Home » House To Vote On Build Back Better Bill After Republican’s Eight-Hour Speech – Live

House To Vote On Build Back Better Bill After Republican’s Eight-Hour Speech – Live

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The House of Representatives is in session and the members are wrapping up debate and some other business before intending to vote on the Build Back Better Act, the flagship piece of legislation of Joe Biden’s presidency so far.

House Speaker Nancy Pelosi is on her feet now, promising a brief speech, to weary giggles around the chamber.

Congressional Democrats tout ‘Build Back Better Act’ and climate investments during a Capitol Hill news conference in Washington on Wednesday. Nancy Pelosi is speaking. Photograph: Elizabeth Frantz/Reuters

Republican minority leader Kevin McCarthy spoke for a record 8.5 hours overnight. To be exact, Politico reports, he began his speech at 8.38pm on Thursday and didn’t stop until 5.10am this morning, thus missing the historic lunar eclipse.

Pelosi, in a white suit, is now going through some of the benefits of the legislation, promising to create good paying work. “Jobs, jobs, jobs, jobs, a four-letter word,” Pelosi just said, to weak applause. It’s clear lawmakers are exhausted, but there are also whoops and smiles throughout the Democratic side of the aisle.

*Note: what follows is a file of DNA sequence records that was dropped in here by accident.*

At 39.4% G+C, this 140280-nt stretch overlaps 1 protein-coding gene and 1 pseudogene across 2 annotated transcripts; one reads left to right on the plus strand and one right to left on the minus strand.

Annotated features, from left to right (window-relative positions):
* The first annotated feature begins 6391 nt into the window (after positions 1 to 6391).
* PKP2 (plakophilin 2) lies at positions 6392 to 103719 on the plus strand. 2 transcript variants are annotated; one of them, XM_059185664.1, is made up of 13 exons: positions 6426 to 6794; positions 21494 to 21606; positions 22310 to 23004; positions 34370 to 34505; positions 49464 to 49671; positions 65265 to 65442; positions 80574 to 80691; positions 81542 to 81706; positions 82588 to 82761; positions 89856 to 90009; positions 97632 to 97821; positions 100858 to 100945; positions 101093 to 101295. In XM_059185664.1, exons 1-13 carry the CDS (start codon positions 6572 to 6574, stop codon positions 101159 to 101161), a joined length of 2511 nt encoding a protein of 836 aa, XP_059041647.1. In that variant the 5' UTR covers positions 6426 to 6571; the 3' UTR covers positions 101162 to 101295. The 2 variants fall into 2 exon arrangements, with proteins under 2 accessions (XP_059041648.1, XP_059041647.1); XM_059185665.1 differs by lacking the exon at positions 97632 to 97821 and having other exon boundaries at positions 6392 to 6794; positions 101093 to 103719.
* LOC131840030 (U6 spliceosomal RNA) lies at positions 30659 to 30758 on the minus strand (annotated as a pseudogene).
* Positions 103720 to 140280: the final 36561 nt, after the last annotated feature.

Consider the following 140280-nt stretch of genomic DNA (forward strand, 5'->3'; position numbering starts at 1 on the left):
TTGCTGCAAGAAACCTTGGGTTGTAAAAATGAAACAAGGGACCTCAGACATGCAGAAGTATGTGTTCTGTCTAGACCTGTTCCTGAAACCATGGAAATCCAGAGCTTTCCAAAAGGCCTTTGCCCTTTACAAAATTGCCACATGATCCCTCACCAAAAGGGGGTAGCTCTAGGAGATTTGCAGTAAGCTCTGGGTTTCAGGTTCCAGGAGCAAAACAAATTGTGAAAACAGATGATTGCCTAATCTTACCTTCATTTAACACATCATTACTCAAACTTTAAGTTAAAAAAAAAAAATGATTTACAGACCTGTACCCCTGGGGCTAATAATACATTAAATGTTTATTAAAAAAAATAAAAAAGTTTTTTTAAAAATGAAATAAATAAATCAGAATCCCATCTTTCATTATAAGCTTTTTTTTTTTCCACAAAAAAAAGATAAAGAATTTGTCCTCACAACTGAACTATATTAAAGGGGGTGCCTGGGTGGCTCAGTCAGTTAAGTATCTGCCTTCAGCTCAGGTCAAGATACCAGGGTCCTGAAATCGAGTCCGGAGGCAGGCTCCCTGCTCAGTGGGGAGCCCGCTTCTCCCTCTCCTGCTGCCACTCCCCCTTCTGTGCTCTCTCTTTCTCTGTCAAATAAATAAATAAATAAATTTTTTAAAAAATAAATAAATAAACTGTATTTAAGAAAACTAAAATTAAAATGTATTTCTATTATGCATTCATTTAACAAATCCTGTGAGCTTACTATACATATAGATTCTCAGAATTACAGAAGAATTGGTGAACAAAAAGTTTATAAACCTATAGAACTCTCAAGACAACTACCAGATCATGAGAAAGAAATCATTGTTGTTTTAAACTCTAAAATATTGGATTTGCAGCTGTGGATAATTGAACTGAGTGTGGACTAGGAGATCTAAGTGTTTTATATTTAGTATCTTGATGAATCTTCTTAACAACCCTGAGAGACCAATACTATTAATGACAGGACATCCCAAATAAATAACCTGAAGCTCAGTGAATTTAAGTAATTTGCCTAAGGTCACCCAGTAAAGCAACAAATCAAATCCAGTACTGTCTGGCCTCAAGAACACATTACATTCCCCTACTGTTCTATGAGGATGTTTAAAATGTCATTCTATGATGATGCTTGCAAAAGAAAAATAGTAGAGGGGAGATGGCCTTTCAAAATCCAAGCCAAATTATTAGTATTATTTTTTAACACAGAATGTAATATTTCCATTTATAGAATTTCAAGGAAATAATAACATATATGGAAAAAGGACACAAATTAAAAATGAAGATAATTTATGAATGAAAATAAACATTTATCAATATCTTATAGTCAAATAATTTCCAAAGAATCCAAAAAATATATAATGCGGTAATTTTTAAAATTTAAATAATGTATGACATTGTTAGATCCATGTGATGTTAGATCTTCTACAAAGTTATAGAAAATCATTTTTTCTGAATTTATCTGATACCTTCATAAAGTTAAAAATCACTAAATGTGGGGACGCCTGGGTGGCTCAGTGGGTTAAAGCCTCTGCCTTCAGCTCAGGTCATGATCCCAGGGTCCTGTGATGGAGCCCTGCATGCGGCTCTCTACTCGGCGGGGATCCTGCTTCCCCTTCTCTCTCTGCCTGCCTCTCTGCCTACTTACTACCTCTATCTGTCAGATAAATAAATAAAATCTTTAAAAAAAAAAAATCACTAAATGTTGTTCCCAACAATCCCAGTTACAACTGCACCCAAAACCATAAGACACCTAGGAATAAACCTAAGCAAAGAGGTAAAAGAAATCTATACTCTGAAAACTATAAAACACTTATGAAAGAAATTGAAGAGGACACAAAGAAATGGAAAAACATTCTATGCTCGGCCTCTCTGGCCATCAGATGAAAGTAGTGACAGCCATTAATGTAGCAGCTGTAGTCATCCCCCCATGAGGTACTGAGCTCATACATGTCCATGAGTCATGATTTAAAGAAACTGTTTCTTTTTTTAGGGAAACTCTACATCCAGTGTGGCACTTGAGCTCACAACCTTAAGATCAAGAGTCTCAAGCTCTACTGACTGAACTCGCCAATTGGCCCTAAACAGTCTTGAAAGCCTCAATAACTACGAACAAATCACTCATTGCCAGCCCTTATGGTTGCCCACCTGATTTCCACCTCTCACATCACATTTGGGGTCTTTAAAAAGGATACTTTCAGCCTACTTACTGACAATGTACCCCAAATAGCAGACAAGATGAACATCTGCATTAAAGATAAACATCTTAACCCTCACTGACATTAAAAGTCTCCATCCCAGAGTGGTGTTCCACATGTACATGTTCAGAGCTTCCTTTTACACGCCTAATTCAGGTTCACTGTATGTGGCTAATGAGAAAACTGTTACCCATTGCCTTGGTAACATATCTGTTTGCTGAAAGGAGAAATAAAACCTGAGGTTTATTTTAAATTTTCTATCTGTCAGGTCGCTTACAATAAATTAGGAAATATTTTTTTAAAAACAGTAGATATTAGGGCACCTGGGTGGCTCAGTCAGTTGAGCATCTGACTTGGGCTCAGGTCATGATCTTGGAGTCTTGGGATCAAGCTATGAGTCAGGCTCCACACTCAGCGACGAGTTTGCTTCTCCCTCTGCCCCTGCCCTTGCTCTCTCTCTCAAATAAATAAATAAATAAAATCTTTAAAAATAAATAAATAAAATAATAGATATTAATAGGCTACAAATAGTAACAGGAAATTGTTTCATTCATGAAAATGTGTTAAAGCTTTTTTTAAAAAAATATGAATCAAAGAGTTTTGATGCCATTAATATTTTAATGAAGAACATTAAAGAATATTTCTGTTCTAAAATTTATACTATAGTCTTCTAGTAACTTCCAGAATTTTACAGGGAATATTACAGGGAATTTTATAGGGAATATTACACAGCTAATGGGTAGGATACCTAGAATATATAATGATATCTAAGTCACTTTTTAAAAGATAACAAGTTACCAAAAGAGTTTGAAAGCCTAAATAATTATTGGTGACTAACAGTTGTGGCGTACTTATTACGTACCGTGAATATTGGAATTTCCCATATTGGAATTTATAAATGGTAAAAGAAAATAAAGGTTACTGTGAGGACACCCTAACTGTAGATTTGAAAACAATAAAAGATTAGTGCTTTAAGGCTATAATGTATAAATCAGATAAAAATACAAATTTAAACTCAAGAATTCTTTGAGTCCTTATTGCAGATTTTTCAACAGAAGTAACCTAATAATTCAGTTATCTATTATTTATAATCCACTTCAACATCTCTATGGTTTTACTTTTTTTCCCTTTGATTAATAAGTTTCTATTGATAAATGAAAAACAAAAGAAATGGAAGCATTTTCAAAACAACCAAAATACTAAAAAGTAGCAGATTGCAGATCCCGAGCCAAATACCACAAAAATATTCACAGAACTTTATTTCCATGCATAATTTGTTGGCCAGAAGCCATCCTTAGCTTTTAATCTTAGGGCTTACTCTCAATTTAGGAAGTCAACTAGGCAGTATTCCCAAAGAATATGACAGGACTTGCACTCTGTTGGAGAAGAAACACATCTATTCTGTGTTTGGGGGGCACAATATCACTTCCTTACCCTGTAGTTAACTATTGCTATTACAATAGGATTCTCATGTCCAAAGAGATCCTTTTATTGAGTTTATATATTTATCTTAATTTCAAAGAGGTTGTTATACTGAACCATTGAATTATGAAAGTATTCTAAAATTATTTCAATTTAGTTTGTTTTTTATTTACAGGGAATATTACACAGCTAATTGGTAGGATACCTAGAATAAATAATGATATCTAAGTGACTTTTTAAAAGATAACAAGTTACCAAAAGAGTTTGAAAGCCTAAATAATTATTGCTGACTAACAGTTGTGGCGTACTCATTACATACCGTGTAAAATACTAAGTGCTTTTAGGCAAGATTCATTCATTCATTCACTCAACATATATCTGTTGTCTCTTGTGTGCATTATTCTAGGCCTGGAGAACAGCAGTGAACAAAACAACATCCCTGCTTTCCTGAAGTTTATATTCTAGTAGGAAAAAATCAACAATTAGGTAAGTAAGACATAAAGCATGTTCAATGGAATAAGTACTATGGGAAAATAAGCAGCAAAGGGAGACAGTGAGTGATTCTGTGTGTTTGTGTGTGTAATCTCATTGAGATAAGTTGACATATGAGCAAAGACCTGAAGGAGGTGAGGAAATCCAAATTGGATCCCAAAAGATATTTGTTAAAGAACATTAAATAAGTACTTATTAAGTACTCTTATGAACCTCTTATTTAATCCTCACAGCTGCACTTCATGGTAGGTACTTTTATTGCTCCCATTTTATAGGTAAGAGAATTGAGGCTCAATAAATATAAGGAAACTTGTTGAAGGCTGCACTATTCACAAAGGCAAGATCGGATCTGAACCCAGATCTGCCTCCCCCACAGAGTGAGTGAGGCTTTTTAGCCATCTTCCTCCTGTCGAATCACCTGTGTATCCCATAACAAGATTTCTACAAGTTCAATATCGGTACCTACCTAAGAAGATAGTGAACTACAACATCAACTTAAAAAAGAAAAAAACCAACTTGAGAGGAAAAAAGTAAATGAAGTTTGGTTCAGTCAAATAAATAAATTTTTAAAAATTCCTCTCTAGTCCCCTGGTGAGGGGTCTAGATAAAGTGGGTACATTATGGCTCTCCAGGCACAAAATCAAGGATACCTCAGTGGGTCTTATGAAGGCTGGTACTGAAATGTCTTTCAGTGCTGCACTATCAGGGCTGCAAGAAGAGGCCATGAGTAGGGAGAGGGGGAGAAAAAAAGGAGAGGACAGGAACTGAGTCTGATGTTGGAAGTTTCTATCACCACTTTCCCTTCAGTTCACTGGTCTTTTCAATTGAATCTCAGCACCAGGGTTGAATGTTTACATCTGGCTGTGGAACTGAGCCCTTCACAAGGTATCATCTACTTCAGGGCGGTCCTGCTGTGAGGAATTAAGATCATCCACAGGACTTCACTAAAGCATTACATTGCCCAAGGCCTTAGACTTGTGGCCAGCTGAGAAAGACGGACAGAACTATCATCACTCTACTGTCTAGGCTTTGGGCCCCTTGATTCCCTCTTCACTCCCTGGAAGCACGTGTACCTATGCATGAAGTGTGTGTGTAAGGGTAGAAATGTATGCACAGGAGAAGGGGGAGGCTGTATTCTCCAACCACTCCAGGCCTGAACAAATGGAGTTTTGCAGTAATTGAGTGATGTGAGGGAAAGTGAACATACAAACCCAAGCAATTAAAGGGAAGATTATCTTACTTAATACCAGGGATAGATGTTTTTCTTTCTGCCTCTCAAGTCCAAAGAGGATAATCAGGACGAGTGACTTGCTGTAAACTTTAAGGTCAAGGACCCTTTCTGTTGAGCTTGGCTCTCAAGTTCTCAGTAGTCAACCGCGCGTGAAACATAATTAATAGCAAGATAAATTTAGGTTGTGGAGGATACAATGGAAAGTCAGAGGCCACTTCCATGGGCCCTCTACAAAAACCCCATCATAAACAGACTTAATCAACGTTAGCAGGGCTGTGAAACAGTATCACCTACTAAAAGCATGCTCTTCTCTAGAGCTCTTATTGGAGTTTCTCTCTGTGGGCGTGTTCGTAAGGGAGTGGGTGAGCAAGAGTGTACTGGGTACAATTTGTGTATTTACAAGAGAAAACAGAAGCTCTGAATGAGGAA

The bill is designed, per the speaker, to improve social protection programs, with more support for children, free preschool education for children under the age of five and paid family leave, in ground-breaking spending. And programs to mitigate the climate crisis.

But Senate moderate Democrat Joe Manchin is against including paid leave in the legislation and if the House passes this bill shortly it faces a fresh storm when it goes back to the upper chamber. Manchin already forced the removal of the most radical climate change program from the bill.

Senate Republicans are, so far, united against it. And Democrats Manchin of West Virginia and one of Arizona’s Democratic senators, Kyrsten Sinema, are expected to try to reduce its top-line total of almost $2tn.

So it has a way to go. But Democrats in the House are buoyant over a bill that has been months in the making and now appears about to pass.